Yesterday you may have read my colleague Sam’s post, “Meditation — A Key to Success.” This article is part 2 of that post.
Have you ever been told or thought to yourself, “you just lost the game?” If you haven’t, I will do my best to explain: every time you think about this game — either on your own terms or because of someone else — you lose the “game”. The mere thought or conscious recollection of this game, which strangely consists of you not thinking about it, makes you “lose.”
As a child, I used to play an extension of this game with myself: I would challenge myself to not have any thoughts in my head at all; this would be my little escape and my moment to recuperate. Once I somehow rid myself of all thoughts concerning the world around me, I would think, “I won the game; I no longer have any thoughts.” However, of course, as soon as I formulated that thought, I had also already lost the game: I was thinking, after all! Having thoughts also meant losing the game.
Although I was not aware of it at the time, I was practicing a form of mindfulness. What is mindfulness, you ask? It is a form of meditation that allows you to consciously become one with the present and both your internal and external surroundings. Thanks to York University and the Healthy Student Initiative — an organization designed to make YorkU students live a healthier lifestyle — my colleague Sam and I were able to take part in a free mindfulness session open to the entire York community (you too!).
In a dimly lit room, Dr. Paul Ritvo, our instructor for the hour, explained that mindfulness starts with proper structure. For proper structure, your feet should be flat against the floor (this makes it easier for beginners; advanced meditators often meditate sitting on the ground); you should be sitting up straight; and strength should be emitted from your pose. You must either have eye contact with the ground at a 45 degree angle or have your eyes closed. Like many others in the room, I chose the latter. It is also crucial to find a structure that does not restrict your ability to breathe. Breathing follows a natural cycle: it starts off fast but then slows down, though only when you have proper posture. Dr. Ritvo then explained that by focusing on our breathing — which affects every part of our body — we are able to feel certain sensations occurring within our bodies.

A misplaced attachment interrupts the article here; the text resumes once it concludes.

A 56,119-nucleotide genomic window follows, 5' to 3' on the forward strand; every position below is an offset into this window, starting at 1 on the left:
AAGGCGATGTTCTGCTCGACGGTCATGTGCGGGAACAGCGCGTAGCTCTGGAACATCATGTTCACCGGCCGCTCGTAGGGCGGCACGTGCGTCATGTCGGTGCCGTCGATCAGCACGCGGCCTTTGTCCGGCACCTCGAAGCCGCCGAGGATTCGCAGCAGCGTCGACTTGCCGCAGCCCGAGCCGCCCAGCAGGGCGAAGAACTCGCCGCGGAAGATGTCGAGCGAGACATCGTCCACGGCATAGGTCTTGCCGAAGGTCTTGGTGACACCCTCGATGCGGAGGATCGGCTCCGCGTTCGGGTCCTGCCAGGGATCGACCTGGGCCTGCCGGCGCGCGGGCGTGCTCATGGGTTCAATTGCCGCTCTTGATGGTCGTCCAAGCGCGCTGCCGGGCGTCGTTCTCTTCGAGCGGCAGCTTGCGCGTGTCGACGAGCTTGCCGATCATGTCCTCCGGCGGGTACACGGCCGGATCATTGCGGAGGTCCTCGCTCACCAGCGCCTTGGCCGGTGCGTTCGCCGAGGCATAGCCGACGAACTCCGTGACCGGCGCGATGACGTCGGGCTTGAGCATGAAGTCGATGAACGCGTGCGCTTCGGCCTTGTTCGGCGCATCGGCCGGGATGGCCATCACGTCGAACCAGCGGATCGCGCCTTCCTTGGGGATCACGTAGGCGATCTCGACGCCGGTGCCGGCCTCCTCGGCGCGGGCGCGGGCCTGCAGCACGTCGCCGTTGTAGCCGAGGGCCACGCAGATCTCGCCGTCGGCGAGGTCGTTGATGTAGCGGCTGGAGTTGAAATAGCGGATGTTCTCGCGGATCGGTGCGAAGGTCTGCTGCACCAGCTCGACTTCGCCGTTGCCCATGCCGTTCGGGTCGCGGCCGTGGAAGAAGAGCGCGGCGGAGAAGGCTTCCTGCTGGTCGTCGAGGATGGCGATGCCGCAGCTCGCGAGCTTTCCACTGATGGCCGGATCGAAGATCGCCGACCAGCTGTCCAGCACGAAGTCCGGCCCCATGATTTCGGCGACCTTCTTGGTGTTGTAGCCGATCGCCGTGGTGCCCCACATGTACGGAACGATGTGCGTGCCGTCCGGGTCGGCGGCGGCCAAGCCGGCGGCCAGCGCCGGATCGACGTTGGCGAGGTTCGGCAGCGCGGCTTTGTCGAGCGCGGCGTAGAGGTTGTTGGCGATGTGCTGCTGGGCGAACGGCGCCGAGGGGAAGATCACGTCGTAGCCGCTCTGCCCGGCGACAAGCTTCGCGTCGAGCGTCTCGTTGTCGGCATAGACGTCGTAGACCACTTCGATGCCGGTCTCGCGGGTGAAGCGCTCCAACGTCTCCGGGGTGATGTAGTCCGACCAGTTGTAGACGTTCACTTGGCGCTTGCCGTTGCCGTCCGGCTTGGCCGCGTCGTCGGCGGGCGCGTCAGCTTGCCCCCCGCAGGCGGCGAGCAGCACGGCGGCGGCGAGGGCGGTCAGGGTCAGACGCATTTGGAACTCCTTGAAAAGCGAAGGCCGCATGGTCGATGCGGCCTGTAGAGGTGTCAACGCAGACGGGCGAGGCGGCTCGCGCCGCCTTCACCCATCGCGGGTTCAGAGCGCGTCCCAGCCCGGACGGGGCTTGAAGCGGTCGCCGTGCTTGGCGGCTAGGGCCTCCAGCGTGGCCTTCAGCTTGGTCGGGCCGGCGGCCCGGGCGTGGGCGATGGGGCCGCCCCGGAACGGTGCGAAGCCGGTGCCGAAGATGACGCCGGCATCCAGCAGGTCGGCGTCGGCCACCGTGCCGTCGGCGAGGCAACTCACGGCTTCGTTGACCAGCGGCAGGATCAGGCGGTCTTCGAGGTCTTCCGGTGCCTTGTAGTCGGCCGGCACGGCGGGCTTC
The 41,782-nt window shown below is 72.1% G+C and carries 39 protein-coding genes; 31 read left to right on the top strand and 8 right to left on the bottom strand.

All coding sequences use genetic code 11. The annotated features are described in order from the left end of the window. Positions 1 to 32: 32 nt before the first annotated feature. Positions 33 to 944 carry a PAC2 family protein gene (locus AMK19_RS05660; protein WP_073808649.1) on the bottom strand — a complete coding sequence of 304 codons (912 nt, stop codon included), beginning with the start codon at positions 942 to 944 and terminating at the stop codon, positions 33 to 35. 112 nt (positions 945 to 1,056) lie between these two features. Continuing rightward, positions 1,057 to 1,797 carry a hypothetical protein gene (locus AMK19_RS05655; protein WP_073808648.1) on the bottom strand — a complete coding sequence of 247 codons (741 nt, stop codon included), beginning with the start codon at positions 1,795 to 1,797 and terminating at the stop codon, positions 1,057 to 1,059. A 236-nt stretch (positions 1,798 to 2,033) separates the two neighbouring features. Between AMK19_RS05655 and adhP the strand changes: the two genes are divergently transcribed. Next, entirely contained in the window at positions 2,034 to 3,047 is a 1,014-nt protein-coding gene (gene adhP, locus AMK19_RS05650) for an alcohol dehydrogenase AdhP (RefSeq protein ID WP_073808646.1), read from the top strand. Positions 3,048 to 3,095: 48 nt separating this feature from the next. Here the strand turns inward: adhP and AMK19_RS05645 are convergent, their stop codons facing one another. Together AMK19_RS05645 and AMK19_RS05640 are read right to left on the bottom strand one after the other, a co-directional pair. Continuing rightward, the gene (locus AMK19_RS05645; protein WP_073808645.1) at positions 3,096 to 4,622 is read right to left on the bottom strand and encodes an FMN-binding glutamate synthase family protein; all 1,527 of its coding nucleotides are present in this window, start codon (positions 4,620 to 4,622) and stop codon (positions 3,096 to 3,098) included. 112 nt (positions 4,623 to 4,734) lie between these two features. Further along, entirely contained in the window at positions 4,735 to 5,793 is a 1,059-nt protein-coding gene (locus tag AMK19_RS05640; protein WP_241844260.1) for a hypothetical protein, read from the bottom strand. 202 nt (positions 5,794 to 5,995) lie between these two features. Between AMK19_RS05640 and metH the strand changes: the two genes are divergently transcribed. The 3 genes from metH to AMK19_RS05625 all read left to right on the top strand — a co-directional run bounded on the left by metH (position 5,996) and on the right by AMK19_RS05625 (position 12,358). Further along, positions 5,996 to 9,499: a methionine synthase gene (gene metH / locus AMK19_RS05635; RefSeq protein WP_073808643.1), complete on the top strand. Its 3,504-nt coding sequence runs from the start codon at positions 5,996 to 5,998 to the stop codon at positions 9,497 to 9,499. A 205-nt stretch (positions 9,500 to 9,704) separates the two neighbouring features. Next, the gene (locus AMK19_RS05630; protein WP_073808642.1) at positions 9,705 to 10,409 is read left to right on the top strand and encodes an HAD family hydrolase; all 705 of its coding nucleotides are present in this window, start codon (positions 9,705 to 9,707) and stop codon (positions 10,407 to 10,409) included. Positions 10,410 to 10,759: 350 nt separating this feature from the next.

Unlike the game that I played as a child, mindfulness is not necessarily about restricting or censoring your thoughts. It is about focusing on the present, and if other thoughts arise, disciplining yourself to finish your thought and return to your focus — breathing. As a newcomer to meditation, I found that it was hard to control my thoughts (especially at the beginning!), but as we delved further into the hour, I began to have small pockets of time during which I didn’t have to consciously discipline myself. I am unsure whether it was a figment of my imagination or the underlying effects of meditation, but at one point I felt as though submerged under water, with a faint flicker of sunlight escaping from the sky.
For me, this experience could be summed up in two words: enlightening and invigorating.
The time felt enlightening because I learned two things: about Dr. Ritvo’s experiences and about my preconceptions. Walking into the room, I was half shocked and half surprised about the sturdy-looking chairs spread out in a rectangle before me: I had assumed that we would be sitting cross-legged on the ground in a yoga pose, which was certainly not the case.
The experience was also invigorating for two reasons: lifestyle and aftereffects. After meditating for an hour, I could clearly see why many successful people — an example is Steve Jobs, who is my ultimate role model — incorporated mindfulness into their daily lives. Mindfulness is not only an effective and efficient way to reduce stress; it is a great way to be at peace with oneself. The thing that made me most curious, however, was the side effects both Sam and I faced. After the session, we both had headaches and began to feel light-headed. With the help of research, I later discovered that it is normal to feel some pain and discomfort after the first meditation session. When we sleep with our eyes closed, the darkness activates our pineal gland, secreting melatonin (a substance that induces sleep). When we meditate, we are actually engaging in a conscious sleep. Since we are not used to engaging in conscious sleep and are not accustomed to a constant state of calmness and focus, our mind resists this new feeling. But beginners do not be alarmed! This headache only lasts for a short time and is equivalent to the pain that an unused muscle would feel after a physical workout.
All in all, if you haven’t tried meditation yet, I totally recommend it. Mindfulness is an experience to which no words (not even mine!) can really do justice; it is something you will have to witness for yourself. Since sessions are held for free at the Behavioural Sciences Building, with an option for online participation, you really have no excuse not to try it! Also, make sure to check out my colleague Rebecca’s post on “How to Incorporate Mindfulness into Your Student Life.”
If you have any questions or would like to share your mindfulness experiences, be sure to tweet @YorkUStudents with the #YUBLOG.